TODAY | September 16, 2010
MATT LAUER, co-host: We're back now at 8:51 with what men are really thinking. From who's cool to the best role model and monogamy, apparently 20 and 50 year olds have more in common than you may think. The findings are part of a national survey in the October issue of Esquire magazine . Richard Dorment is the magazine's features editor. Richard , good to see you. Good morning.
Mr. RICHARD DORMENT (Features Editor, Esquire Magazine): Good morning, Matt. Thanks for having me.
LAUER: Why 20 year olds and 50 years old? Good to have you here. Why 20 and 50?
Mr. DORMENT: So they are two really fun demographic facts going on here, the first is that of you look at the whole US population , there are more 50 year olds in America right now than any other single age group . The second largest single age group , 20 year olds. Now if you only look at men, there are more 20 year olds in America right now than any other single age group . The second largest group is 50 year olds. So we have these two huge population swells dominating American lives, we thought it would be a good opportunity to sort of feel their pulse a little bit.
LAUER: You asked these people 53 questions, from their attitude about things like marriage, work, social beliefs. Let's begin with some random items. Clint Eastwood voted coolest man in America by both age groups.
Mr. DORMENT: By both age groups. You'd think the guys born in 1960 who grew up on " Dirty Harry ," that makes sense. The guys born in 1990 who saw, you know, " Gran Torino ," doesn't -- you know, he outvoted LeBron James , Justin Timberlake .
LAUER: A couple of other things: 20 year olds are more concerned about the environment, doesn't shock me; 20 year olds are more conservative in many social attitudes, might surprise some people; 20 year olds more likely to want their wives to stay home and take care of the kids, that's surprising to me.
Mr. DORMENT: Twenty percent of 20-year-old men today would want their wives to stay home to take care of their kids compared to just 14 percent of 50 year olds.
LAUER: Let's talk about some things these groups have in common, OK? What are the biggest similarities in your mind?
Mr. DORMENT: Well, both groups when asked to name the best role model for young men in America today said Barack Obama as their top choice. However...
LAUER: But -- yeah.
Mr. DORMENT: ...later in the survey when we asked them how they thought Barack Obama was doing, both groups, the highest number of respondents in both groups, also said they didn't think he was doing a great job. So you see a big difference between how they view the president and his performance.
LAUER: Both groups feel that a million dollars means you're rich. Both groups watch television for their news, that surprises me because I thought that 20 year olds would get it on the Internet .
Mr. DORMENT: No, both groups -- nearly half of all respondents of both groups chose the TV as the -- as the top choice for their news sites.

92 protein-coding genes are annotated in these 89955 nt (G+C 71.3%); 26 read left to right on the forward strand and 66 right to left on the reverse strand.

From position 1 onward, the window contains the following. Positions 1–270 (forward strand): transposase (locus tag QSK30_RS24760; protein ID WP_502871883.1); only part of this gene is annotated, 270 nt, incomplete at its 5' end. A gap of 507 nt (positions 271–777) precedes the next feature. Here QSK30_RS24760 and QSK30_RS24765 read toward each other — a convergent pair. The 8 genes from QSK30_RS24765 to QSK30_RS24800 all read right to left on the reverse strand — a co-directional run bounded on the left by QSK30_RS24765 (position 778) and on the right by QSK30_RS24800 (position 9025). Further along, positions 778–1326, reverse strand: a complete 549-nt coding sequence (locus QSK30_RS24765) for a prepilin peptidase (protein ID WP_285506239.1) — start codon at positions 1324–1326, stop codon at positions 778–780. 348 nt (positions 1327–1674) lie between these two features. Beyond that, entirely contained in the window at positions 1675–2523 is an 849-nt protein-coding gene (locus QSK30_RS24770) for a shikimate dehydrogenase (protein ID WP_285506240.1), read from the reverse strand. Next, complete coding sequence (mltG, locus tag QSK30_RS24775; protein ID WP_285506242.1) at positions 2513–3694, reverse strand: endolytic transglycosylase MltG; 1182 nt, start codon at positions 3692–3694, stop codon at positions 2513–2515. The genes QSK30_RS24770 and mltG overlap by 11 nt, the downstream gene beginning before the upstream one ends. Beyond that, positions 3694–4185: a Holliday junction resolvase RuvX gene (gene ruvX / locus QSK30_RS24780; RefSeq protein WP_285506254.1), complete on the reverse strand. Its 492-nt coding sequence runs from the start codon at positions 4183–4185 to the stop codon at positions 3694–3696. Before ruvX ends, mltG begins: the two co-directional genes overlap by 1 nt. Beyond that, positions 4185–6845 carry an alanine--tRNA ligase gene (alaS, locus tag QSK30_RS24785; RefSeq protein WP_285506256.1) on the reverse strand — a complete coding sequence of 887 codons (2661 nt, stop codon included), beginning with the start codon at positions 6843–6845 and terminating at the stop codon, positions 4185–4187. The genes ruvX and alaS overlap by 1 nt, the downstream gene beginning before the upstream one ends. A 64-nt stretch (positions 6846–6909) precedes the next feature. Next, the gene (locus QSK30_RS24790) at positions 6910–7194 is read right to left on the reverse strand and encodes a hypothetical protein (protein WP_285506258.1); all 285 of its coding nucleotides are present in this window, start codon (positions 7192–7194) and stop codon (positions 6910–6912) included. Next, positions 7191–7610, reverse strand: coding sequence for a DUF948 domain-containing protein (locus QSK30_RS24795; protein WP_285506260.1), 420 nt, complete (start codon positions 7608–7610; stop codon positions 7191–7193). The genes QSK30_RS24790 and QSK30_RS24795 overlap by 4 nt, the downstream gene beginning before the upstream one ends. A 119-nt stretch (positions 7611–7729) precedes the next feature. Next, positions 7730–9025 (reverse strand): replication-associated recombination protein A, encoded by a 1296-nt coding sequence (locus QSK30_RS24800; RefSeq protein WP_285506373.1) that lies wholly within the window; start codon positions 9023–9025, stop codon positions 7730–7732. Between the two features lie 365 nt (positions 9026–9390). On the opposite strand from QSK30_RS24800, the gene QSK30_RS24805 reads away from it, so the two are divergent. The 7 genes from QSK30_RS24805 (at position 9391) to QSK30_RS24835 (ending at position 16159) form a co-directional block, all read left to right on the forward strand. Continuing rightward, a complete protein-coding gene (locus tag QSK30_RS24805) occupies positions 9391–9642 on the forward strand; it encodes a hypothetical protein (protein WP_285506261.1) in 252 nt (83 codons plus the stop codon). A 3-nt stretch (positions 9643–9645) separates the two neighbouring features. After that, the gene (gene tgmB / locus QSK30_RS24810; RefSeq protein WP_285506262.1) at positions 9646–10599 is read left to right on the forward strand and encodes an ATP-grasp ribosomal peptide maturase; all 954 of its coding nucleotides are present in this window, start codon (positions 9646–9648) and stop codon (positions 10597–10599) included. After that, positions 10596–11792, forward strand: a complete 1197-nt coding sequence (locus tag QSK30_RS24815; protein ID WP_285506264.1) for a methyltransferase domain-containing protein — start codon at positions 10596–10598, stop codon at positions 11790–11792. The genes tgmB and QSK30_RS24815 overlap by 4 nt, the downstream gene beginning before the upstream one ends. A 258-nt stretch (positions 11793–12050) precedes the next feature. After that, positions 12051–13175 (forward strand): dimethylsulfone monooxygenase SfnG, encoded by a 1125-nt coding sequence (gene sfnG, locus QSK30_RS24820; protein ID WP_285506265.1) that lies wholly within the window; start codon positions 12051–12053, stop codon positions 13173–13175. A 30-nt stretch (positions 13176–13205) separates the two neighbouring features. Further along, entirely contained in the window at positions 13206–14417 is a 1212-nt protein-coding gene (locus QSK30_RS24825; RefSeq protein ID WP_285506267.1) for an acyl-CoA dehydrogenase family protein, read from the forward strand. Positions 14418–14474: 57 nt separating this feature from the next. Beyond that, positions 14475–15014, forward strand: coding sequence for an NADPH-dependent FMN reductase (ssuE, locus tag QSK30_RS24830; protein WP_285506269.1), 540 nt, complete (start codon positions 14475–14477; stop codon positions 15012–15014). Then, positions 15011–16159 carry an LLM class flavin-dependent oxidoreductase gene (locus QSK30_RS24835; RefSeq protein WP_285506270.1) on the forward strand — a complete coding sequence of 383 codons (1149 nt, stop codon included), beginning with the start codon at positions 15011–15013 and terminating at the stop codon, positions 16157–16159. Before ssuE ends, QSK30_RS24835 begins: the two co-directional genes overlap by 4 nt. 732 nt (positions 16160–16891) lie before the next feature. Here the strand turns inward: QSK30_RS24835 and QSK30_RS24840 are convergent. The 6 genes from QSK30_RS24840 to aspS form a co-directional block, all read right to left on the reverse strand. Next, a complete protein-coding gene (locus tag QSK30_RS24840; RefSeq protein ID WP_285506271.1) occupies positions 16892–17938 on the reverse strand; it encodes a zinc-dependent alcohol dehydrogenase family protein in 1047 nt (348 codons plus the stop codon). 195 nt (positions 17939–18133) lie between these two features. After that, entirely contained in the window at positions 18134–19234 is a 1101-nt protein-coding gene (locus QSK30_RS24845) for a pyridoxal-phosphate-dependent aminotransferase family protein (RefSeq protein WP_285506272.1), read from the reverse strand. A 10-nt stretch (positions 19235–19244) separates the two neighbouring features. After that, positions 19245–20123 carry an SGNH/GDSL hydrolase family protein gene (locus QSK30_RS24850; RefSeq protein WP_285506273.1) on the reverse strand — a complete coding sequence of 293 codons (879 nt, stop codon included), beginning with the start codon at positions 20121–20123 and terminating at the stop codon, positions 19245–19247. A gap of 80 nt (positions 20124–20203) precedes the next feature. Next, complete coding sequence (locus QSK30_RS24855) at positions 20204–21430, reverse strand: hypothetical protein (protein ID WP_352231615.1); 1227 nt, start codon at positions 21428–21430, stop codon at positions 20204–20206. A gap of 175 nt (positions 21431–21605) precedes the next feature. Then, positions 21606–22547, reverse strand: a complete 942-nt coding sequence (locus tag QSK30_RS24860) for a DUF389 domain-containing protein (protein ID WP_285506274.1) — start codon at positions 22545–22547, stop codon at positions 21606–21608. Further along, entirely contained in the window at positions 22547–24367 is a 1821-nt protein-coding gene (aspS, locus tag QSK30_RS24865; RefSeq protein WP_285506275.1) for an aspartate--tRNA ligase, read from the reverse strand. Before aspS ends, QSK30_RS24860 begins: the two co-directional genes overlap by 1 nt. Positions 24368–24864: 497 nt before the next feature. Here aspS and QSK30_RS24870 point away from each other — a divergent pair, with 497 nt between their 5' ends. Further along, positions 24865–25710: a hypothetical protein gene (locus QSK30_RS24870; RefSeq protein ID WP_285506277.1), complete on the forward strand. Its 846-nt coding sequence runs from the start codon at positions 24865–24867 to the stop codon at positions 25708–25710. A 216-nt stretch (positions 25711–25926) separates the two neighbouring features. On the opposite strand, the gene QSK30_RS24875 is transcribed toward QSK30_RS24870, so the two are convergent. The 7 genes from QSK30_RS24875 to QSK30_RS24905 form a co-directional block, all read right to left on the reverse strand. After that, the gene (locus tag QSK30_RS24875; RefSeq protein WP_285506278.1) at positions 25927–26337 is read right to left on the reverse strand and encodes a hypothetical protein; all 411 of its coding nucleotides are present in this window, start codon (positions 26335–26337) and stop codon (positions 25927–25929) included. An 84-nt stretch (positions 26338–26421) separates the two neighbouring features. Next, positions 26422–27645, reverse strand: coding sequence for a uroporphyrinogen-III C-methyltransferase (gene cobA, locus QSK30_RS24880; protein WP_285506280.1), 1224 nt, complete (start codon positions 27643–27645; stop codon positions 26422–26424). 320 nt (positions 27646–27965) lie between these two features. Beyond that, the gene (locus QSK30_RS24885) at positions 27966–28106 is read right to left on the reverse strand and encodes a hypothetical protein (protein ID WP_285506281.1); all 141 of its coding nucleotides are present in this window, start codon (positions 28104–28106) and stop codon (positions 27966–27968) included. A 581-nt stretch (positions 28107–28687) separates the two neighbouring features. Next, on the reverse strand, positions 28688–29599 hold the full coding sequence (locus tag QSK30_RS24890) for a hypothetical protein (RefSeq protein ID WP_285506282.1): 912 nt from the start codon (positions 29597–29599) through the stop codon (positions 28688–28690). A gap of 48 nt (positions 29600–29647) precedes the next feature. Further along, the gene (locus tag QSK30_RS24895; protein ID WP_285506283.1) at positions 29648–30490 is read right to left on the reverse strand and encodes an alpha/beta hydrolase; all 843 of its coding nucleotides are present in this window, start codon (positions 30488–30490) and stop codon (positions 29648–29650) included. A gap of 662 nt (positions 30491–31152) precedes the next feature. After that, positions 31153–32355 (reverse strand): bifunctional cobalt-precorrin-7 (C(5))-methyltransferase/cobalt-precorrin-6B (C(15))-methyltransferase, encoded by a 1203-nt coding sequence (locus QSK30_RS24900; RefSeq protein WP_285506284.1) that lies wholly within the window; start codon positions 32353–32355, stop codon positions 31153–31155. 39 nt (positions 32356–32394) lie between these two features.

LAUER: All right. Let's talk about some differences here. What did you find dramatic?
Mr. DORMENT: I think the biggest differences you find are -- well, they're little things ; 20 year olds are more likely to spend more than $1,000 on a suit; 20 year olds more likely to say that to make a large life announcement via Facebook or via texting. And the biggest thing that we found are that 50 year olds are really much more pessimistic in their view of the world right now, they're less likely to say that their sons are going to have a better life than them, they're less likely to say that the United States will be as strong in 2050 as it is today.
LAUER: Fifty year olds more likely to say divorce is an option and there's nothing wrong with it.
Mr. DORMENT: Compared to 20 year olds, 20 percent of whom say that divorce is never an option no matter what.
LAUER: Isn't that an experience thing, most 50 year olds have been married and most 20 year olds haven't been married?
Mr. DORMENT: Maybe. Maybe.
LAUER: Not to be pessimistic here.
Mr. DORMENT: But then again, 20 year olds also have a lot more divorced parents than 50 year olds do.
LAUER: All right. Some other findings these two generations have in common: Each chose his teenage decade as his favorite decade for music. So that means the '80s, basically.
Mr. DORMENT: Well, no. Well, for the guys in their 60s, that means the '70s. For the guys born in 1990 , that means the last decade. But one in five guys chose the '80s for no reason.
LAUER: That's like the worst era in music.
Mr. DORMENT: Well, you know.
LAUER: I mean -- no -- I...
Mr. DORMENT: Everybody loves Michael Jackson .
LAUER: Jimmy Semmelman said no, that's the best. I don't know. I go with the '70s, but that's all right. What about the best job in America ?
Mr. DORMENT: Everybody agrees that being an A-list movie star is the best job in America .
Mr. DORMENT: However, when we asked the jobs that received the lowest number of votes, for 20 year olds it's a high school principal . For 50 year olds there's a tie, the CEO of Goldman Sachs and the president of the United States .
Mr. DORMENT: No one wants those jobs.
LAUER: And finally, when it comes to a woman's look, similar view here, favorite part of a woman's body is her face.
Mr. DORMENT: Correct. Their mothers raised them right.
LAUER: So something else in common, both lie to pollsters, apparently. Richard Dorment. We're back after your local news and weather.